Downside of Expat Life in Mexico: Delivery dates are… suggestions at best.
When you move into a big empty house, the first thing you want to do is get furniture. So you can, ya know, sit and eat and sleep and feel like a human being again after moving your whole life from one city to a new one.
Furnishing our house in Puebla, we planned ahead, knowing Mexico by then, and bought our furniture weeks before our move-in date. We had all of the purchase orders include the delivery date in writing. All of the store salesmen PROMISED that the furniture would arrive on or before that date.
Not one thing arrived on time.
Not the fridge, the couch, the bed, on and on and on. We didn’t get our bed until my husband started protesting in person at Sears, and even that didn’t help until he donned a shirt that proclaimed Sears as providing the worst service in the world. The bed arrived just two days later.
Sears, Liverpool, and Palacio de Hierro delivery were the worst. For some reason, lower-end Dico was the ONLY furniture place to ever eventually show up on time.
Downside of Expat Life in Mexico: Traffic is insane.
Somehow, we’ve chosen 3 of the most traffic-heavy cities to live in, one right after another (Bangkok, Rio de Janeiro, Mexico City). While Mexico City is in a league of its own, you’ll still encounter intense traffic in any of the bigger cities during rush hour (and also sometimes Saturday afternoon, at least in Puebla. No idea why). It’s not all predictable, though. Random roads will be shut at random times, or 3 lane highways will be taken down to one so that a bit of painting can get done… during one of the busiest times of the week. We were once stuck on the road from Mexico City to Puebla (which usually takes an hour and a half) for five hours. In the middle of the night. No rhyme or reason to it. That’s nothing, though, as my friend spent twelve hours going the same length.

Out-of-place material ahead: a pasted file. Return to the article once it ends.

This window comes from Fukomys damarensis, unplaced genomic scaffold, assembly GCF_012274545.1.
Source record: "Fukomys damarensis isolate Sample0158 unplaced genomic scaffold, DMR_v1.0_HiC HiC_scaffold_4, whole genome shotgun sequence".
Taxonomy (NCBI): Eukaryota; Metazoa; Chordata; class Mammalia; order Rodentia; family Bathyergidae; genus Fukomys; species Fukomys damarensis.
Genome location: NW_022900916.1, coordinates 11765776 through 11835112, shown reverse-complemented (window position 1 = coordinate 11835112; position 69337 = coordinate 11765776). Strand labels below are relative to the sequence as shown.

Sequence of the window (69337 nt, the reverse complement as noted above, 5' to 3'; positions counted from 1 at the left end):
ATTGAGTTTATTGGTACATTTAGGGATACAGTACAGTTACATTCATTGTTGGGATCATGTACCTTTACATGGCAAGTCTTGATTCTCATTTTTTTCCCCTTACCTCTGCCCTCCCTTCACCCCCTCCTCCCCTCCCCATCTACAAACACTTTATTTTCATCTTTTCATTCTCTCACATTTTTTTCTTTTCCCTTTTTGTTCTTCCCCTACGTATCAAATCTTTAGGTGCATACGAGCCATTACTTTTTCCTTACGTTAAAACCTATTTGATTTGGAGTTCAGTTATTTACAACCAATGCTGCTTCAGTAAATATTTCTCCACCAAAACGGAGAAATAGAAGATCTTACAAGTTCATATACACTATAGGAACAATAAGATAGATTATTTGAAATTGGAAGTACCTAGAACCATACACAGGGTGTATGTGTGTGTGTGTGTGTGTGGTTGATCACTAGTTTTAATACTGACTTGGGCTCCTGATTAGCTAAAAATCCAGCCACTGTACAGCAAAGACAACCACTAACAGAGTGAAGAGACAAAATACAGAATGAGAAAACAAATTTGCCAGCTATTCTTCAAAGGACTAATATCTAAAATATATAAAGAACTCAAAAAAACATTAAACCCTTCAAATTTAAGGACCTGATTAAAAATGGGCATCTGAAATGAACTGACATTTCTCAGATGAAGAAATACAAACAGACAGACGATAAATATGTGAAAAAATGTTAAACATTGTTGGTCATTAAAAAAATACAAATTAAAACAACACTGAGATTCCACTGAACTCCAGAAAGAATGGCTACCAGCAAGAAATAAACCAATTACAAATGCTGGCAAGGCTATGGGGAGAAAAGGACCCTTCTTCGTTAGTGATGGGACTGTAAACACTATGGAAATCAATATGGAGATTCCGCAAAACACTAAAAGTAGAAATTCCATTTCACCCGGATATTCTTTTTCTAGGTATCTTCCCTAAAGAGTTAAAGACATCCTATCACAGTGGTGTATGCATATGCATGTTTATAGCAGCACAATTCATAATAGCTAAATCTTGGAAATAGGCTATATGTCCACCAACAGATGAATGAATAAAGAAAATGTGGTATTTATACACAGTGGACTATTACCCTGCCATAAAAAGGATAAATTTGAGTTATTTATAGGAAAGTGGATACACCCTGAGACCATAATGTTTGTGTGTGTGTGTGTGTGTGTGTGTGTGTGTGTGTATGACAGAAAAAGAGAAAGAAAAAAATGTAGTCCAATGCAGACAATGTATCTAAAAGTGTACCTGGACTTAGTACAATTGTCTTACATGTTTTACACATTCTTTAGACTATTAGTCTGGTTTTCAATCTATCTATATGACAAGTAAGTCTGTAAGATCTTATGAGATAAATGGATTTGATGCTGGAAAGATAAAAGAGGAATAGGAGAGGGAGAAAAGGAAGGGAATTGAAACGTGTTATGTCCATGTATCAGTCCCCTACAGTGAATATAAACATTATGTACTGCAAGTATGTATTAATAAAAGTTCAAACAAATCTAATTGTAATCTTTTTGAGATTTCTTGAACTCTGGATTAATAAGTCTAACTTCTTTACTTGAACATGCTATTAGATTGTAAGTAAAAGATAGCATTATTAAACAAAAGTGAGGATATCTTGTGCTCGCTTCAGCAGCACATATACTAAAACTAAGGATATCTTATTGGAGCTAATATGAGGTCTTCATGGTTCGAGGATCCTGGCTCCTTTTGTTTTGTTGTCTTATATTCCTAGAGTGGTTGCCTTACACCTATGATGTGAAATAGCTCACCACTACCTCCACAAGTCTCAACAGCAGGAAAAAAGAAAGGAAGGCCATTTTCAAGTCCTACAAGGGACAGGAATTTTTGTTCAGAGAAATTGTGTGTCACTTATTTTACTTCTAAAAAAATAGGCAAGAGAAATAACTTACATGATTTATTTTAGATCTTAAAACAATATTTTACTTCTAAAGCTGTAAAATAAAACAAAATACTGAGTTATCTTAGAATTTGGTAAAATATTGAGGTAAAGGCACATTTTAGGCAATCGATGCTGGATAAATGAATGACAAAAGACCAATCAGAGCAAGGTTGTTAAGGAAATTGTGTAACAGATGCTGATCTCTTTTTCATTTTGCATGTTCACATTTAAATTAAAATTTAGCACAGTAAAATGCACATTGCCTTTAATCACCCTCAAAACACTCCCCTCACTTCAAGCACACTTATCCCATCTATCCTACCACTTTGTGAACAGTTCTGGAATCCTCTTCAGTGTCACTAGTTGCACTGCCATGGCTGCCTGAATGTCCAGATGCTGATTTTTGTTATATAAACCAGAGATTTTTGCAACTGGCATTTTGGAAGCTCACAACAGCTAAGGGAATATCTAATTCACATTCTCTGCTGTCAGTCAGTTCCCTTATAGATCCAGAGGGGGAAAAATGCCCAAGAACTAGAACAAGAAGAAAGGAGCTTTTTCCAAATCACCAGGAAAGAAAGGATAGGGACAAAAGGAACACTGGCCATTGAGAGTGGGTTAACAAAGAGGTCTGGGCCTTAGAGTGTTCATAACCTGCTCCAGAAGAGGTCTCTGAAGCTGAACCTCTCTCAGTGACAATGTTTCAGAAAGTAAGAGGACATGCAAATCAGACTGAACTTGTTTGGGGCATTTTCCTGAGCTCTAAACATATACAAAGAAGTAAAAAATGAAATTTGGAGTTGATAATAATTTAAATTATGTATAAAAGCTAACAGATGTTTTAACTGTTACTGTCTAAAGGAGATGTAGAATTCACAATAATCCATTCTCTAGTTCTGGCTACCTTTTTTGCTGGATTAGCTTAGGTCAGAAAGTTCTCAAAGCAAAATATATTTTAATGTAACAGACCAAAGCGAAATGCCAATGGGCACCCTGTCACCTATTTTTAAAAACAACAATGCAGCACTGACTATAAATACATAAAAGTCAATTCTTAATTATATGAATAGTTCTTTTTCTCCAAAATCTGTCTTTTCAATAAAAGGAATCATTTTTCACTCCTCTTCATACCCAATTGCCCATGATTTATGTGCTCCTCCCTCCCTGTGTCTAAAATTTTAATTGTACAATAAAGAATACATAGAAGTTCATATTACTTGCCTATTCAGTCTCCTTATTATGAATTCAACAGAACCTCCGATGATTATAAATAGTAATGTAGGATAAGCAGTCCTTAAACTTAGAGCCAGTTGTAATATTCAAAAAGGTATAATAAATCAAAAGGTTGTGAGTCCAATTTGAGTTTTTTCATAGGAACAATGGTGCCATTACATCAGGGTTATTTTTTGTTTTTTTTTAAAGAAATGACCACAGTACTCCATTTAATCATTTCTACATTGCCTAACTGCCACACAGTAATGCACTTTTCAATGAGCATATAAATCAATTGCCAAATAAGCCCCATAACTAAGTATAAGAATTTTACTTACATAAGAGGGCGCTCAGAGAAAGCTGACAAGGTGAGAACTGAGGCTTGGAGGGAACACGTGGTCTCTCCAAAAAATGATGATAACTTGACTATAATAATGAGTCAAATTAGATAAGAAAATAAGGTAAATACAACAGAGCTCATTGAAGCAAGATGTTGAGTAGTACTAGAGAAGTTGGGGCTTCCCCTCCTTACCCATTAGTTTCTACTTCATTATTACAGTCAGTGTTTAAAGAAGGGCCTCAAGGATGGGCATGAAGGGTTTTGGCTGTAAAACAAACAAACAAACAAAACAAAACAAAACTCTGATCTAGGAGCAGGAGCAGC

While the traffic is somewhat unpredictable, we still plan any and all outings to avoid traffic-heavy time periods, because we don’t exactly enjoy sitting in stand-still traffic for hours on end, breathing in fumes and burning up fossil fuel.
Downside of Expat Life in Mexico: Crime happens.
But it happens EVERYWHERE in the world.
If I had a dollar for every time someone responded to learning I live in Mexico with, “Mexico is dangerous” or “Mexico is not safe”, like they’re the utmost authority on Mexico when they spent a week in Cabo twelve years ago… I’d be a millionaire in a big ol’ penthouse overlooking Puerto Vallarta.
There’s way less violent crime – especially against foreigners and people uninvolved in drugs – than the media would like you to believe, thought it still exists.
For the most part it’s just a bunch of petty crime. There’s pickpocketing and stealing. If you leave your car parked in the street in some cities (even sweet Puebla), chances are you’ll come back to it in the morning and be unable to drive off because someone has snatched your tires. Seriously.
Something that has been life-changing for me has been investing in security cameras. It gives me peace of mind coming back late at night and living alone. I use Arlo (specifically the Arlo Pro system, which is waterproof, rechargeable, has two way audio, night vision, a remote-triggered alarm, and a bunch more perks all that connect to your phone via an app), but there are a ton of equally inexpensive, easy-to-use, and awesome options.